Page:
Iraqi Refugee Secures U.N. Job Through InternshipContact: Administrator
Simon Salman has seen just about all life has to offer. Now an Iraqi refugee, Salman was an officer in the Iraqi Army during the Gulf War when he was thrown in prison for refusing to plant chemical land mines. He was released in 1989 after having a death sentence reduced to two years. Three weeks later, Iraq invaded Kuwait and he was drafted into the Army again.
"I lasted a few days, and I decided I just couldn't do it anymore, and I left," said Salman, GSS '00. "I had some money and convinced a truck driver transporting oil to Jordan to take me through the desert. He couldn't take me to the border. After he dropped me off, I walked eight hours until I reached Jordan."
There, he convinced a United Nations mission to grant him refugee status and was sent to Switzerland, where he worked for the International Red Cross for several years. A trained civil engineer who speaks five languages fluently, Salman translated documents and went on human rights missions with the agency.
But he never forgot the United Nations mission that freed him from his past and gave him a future. In fact, he decided helping refugees like himself was exactly what he wanted to do. While working at the Red Cross in Switzerland he obtained an undergraduate degree in social work at the Zurich School of Social Work.
"The dean of the Zurich School of Social Work recommended Fordham and said it was a good place for me," he said. "I looked at Columbia and NYU but they didn't have the kind of program I was looking for. I just knew I wanted to intern at the United Nations and wanted to help refugees like myself. I found Fordham's program emphasized administration, which I thought was the best preparation for work at the U.N."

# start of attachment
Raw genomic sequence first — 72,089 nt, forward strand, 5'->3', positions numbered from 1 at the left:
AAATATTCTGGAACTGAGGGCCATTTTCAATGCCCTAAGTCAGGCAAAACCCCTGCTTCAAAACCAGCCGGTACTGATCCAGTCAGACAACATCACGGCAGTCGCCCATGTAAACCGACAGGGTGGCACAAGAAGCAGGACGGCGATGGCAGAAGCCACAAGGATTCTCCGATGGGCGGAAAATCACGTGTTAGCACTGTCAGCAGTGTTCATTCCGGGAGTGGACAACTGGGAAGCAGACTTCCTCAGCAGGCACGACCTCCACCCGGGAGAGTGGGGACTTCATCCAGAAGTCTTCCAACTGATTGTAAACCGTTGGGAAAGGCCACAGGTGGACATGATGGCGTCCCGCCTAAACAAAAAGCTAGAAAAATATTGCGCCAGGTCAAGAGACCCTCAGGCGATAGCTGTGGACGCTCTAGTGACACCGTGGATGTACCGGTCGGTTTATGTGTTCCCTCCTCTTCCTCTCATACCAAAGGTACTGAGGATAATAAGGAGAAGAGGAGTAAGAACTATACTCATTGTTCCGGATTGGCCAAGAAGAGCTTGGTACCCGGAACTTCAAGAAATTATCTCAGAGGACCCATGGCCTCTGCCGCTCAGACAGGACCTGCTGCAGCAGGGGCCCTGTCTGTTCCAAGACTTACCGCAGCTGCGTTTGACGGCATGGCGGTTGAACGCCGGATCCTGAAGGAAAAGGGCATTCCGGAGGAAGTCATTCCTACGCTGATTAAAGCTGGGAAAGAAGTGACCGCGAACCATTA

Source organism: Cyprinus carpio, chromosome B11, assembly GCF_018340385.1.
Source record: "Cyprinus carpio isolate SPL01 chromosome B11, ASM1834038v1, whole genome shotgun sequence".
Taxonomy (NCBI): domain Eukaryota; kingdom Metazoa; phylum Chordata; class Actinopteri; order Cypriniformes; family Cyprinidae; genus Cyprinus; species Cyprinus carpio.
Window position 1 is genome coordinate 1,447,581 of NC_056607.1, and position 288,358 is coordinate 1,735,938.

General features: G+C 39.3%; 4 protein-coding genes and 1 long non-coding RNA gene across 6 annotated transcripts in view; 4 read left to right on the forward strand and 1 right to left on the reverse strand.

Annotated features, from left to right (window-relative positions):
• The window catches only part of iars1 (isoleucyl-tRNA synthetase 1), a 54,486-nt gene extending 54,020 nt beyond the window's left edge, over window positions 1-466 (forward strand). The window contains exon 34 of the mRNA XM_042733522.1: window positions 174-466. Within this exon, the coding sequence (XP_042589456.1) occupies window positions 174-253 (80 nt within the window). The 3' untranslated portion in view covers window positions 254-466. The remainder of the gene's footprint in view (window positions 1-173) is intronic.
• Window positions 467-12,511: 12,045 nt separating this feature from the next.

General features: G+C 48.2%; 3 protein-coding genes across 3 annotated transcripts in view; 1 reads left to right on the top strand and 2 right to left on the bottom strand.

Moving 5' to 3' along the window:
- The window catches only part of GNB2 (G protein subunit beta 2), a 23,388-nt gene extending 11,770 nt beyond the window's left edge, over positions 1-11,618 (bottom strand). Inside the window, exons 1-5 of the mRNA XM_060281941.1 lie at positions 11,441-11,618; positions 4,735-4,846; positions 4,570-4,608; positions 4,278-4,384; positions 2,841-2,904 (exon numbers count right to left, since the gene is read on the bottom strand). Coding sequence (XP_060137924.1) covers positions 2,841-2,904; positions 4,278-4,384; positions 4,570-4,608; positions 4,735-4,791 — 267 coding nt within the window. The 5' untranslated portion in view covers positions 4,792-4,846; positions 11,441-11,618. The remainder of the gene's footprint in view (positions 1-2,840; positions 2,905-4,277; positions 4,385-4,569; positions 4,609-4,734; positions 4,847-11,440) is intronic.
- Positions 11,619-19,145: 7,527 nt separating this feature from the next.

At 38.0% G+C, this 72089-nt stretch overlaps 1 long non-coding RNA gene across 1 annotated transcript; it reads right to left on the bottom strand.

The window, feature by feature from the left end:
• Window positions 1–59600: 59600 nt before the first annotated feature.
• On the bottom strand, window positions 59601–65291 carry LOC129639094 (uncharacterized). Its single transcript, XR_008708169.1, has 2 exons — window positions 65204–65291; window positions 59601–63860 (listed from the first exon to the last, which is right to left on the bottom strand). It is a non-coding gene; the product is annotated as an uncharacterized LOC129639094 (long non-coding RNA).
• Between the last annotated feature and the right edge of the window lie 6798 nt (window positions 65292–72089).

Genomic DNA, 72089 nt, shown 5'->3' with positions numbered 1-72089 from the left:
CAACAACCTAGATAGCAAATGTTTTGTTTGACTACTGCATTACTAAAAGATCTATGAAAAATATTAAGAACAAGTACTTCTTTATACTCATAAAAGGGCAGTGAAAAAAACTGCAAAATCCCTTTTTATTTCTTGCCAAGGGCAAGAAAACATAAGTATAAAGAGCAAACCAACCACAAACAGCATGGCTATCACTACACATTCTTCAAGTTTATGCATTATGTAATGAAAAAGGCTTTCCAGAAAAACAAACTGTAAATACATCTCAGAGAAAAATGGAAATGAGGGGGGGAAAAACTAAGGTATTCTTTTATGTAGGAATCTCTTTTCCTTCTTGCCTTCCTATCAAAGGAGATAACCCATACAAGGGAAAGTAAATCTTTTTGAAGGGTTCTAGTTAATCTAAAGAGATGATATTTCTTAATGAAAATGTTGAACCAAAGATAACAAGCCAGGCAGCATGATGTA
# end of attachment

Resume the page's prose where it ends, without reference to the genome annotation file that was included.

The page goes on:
After completing his year of study at Fordham, Salman said two professors, Roslyn Chernesky and Natalie Riccio, helped get him the internship he desired.
Salman worked with three non-governmental organizations at the U.N. - the International Federation of Settlement; the Committee on the Status of Women and the Human Rights Committee.
"It was the experience I wanted at the place I wanted to be," said Salman. "I met people, studied the structure of the U.N., learned how things work, how you can have access to information, how to lobby. My ultimate goal was getting a job within the U.N."
This month Salman accomplished his goal: He was hired by the U.N. as a Human Rights Officer based in Geneva, Switzerland. He will monitor and report on human rights violations and analyze policy in Eastern European countries.
"The United Nations is an overwhelming structure," said Salman. Between the help of his Fordham professors and the real-world experience and networking opportunities gained during his internship, Salman said "I was able to secure exactly the job I wanted."
Founded in 1841, Fordham is New York City's Jesuit university. It has residential campuses in the north Bronx and Manhattan, as well as academic centers in Tarrytown and Armonk, N.Y.